Annotations to James Joyce's Ulysses/Proteus/038

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Annotations[edit | edit source]

the black adiaphane     See the discussion on the previous page on Limits of the diaphane.

Basta !     (Italian) Enough!.[1]

Frauenzimmer     (German) women.[2] Originally the term was used when referring to women of the better classes, or ladies, but by the end of the 19th century it had acquired a pejorative meaning: wenches, drabs, slovens.

omphalos     (Greek) navel. See 007.31.

Aleph, alpha     (Hebrew, Greek) The first letters of the Hebrew and Greek alphabets respectively.[3]

lex eterna     (Latin) eternal law. St Thomas Aquinas discusses the various kinds of law in his Summa Theologica. In the First Part of Part 2, Question 91, Article 1, he writes:

... a law is nothing else but a dictate of practical reason emanating from the ruler who governs a perfect community. Now it is evident, granted that the world is ruled by Divine Providence ... that the whole community of the universe is governed by Divine Reason. Wherefore the very Idea of the government of things in God the Ruler of the universe, has the nature of a law. And since the Divine Reason's conception of things is not subject to time but is eternal, according to Proverbs 8:23, therefore it is that this kind of law must be called eternal ... the end of the Divine government is God Himself, and His law is not distinct from Himself. Wherefore the eternal law is not ordained to another end. [4]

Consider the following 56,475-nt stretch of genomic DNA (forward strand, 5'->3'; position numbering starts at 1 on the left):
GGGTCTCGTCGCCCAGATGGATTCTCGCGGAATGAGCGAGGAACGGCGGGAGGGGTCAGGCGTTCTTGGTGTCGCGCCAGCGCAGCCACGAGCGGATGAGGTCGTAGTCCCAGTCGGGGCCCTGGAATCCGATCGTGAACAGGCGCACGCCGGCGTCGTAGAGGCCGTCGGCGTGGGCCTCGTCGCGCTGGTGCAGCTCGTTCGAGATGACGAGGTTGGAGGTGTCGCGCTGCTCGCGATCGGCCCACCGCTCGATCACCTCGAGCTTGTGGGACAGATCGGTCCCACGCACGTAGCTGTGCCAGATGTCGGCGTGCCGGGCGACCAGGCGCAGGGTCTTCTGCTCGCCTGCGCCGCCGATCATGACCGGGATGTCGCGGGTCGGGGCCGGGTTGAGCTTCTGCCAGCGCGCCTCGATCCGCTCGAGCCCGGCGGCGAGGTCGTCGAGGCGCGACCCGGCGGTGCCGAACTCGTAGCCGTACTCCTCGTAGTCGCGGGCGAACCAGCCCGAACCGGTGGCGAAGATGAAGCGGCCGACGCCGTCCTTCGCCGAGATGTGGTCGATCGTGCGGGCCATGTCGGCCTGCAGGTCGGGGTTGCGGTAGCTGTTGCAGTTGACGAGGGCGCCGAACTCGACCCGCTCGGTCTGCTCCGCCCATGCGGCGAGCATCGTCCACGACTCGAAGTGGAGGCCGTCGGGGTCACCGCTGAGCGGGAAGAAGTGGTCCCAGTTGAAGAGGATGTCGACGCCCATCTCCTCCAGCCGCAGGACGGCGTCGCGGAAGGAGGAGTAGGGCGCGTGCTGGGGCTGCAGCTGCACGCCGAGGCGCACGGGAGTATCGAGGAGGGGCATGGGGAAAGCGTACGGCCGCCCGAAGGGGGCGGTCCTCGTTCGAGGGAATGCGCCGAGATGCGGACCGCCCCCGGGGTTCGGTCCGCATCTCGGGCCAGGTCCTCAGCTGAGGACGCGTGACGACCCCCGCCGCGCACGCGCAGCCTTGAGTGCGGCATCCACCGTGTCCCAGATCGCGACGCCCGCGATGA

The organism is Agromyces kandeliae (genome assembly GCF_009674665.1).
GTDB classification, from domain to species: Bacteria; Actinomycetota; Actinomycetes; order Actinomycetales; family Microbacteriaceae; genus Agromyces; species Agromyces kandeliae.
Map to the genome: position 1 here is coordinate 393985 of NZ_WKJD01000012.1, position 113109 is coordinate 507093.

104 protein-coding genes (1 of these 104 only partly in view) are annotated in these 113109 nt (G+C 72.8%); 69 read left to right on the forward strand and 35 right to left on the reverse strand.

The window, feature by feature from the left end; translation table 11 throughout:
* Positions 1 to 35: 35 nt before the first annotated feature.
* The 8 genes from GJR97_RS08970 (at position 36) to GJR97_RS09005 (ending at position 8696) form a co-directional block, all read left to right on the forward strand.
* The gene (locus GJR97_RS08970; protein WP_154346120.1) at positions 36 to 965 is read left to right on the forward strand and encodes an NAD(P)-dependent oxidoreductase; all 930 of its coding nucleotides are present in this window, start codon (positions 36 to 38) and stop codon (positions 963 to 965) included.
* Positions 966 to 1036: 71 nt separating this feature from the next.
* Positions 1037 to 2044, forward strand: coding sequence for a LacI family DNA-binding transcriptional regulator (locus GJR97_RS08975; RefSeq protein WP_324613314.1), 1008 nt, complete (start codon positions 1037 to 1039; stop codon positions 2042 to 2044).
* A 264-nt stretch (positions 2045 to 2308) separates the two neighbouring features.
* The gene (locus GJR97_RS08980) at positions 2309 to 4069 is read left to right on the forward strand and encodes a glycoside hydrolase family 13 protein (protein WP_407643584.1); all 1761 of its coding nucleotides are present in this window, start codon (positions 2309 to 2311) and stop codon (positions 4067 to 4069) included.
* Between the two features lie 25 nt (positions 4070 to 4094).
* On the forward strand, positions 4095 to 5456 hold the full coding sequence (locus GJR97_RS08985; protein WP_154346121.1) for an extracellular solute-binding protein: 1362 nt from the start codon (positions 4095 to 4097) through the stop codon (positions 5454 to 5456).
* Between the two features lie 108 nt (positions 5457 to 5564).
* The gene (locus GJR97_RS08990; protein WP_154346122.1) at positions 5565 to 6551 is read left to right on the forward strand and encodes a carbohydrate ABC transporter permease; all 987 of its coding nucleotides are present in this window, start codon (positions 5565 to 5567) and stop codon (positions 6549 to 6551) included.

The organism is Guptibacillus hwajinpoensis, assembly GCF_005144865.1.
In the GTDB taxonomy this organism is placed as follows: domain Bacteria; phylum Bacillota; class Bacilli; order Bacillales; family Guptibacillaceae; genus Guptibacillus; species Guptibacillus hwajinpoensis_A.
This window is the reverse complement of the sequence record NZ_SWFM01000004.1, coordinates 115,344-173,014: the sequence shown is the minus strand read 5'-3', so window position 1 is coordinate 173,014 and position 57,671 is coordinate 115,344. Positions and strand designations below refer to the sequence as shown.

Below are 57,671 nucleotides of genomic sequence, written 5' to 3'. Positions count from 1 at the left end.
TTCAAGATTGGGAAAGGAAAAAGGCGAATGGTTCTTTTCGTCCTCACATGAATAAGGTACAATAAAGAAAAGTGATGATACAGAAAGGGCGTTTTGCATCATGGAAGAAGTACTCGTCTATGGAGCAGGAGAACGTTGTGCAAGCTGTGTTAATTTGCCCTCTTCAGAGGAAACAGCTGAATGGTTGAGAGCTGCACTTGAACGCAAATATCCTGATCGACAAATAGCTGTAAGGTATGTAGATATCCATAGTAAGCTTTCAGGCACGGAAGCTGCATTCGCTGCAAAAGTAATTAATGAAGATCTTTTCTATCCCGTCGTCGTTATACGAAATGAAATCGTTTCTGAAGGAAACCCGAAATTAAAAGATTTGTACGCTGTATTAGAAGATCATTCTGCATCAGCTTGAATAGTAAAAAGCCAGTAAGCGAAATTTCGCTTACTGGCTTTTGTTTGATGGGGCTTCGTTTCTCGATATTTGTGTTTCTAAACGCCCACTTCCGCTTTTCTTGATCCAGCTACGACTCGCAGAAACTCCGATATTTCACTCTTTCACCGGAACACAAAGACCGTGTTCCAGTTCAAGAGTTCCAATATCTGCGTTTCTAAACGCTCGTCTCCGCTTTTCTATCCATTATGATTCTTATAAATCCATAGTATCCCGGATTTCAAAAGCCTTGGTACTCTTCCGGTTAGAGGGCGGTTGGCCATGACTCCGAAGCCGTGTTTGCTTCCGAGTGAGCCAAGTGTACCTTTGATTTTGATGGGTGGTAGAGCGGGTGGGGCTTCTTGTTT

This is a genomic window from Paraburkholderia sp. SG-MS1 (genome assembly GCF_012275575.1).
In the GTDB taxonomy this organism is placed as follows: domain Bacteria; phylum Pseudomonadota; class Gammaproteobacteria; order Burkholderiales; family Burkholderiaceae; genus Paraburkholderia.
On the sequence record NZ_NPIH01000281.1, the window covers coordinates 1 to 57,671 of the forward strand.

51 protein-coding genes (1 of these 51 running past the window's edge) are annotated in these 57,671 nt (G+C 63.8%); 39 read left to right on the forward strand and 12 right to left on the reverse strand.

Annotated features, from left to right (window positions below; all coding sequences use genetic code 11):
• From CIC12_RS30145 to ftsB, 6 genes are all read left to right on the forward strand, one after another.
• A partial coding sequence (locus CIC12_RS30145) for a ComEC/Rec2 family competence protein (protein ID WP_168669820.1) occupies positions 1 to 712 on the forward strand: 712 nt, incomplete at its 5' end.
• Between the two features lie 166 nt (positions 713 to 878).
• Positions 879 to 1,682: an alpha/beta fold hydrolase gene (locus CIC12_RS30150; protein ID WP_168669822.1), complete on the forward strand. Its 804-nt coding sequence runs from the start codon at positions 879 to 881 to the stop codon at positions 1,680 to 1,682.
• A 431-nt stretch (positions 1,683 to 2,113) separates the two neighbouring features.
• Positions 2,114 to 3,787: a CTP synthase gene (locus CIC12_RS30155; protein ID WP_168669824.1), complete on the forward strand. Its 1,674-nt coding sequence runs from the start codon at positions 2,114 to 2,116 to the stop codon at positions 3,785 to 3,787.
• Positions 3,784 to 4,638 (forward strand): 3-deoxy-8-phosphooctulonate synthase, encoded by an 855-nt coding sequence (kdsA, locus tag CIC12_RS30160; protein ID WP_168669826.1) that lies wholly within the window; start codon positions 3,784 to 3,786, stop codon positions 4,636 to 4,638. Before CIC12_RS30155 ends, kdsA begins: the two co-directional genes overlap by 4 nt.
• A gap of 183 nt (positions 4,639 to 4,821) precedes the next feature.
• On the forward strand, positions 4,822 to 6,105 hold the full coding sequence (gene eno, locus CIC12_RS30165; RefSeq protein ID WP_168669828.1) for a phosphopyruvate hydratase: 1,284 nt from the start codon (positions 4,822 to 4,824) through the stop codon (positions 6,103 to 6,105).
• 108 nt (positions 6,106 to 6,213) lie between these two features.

Stephen argues that God himself is bound by the lex eterna, as this is nothing but a manifestation of God's reason.[5] St Thomas discusses the nature of Eternal Law in Question 96.[6]

omophorion     (Byzantine Greek) An omophorion is the distinctive vestment of a bishop in the Eastern Orthodox Church.[7] Originally made of wool or sheepskin, the omophorion now resembles a long broad scarf of white brocade decorated with four crosses and an eight-pointed star. It is worn about the neck and shoulders in such a manner that the ends cross on the left shoulder, one end falling to the knees in front, the other behind. As a presbyter, Arius would have been entitled to wear an omophorion.[8] In the Western Church, the omophorion evolved into the pallium.

nipping and eager airs Hamlet, Act 1 Scene 4

References[edit | edit source]

  1. Gifford (1988) 46.
  2. Gifford (1988) 46.
  3. Gifford (1988) 46.
  4. Summa Theologica.
  5. Gifford, Don; Seidman, Robert J. (1988). Ulysses Annotated. University of California Press. p. 47.
    Thornton, Weldon (1968). Allusions in Ulysses. University of North Carolina Press. p. 45.
  6. Summa Theologica.
  7. Gifford (1988) 48.
  8. Strong's Concordance G4245.
Annotations to James Joyce's Ulysses
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